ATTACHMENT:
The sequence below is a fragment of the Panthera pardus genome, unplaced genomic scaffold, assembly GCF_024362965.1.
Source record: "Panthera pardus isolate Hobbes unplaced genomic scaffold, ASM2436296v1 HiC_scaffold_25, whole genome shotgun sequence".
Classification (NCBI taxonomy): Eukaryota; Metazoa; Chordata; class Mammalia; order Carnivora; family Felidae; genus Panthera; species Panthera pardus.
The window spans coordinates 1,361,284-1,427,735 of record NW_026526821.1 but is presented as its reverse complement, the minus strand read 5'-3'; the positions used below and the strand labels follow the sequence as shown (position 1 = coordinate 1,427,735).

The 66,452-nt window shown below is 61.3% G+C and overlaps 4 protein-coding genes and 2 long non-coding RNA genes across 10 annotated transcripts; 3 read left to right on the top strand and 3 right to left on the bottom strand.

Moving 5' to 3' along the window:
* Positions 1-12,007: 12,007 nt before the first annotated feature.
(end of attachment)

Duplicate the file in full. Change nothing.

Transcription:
The sequence below is a fragment of the Panthera pardus genome, unplaced genomic scaffold, assembly GCF_024362965.1.
Source record: "Panthera pardus isolate Hobbes unplaced genomic scaffold, ASM2436296v1 HiC_scaffold_25, whole genome shotgun sequence".
Classification (NCBI taxonomy): Eukaryota; Metazoa; Chordata; class Mammalia; order Carnivora; family Felidae; genus Panthera; species Panthera pardus.
The window spans coordinates 1,361,284-1,427,735 of record NW_026526821.1 but is presented as its reverse complement, the minus strand read 5'-3'; the positions used below and the strand labels follow the sequence as shown (position 1 = coordinate 1,427,735).

The 66,452-nt window shown below is 61.3% G+C and overlaps 4 protein-coding genes and 2 long non-coding RNA genes across 10 annotated transcripts; 3 read left to right on the top strand and 3 right to left on the bottom strand.

Moving 5' to 3' along the window:
* Positions 1-12,007: 12,007 nt before the first annotated feature.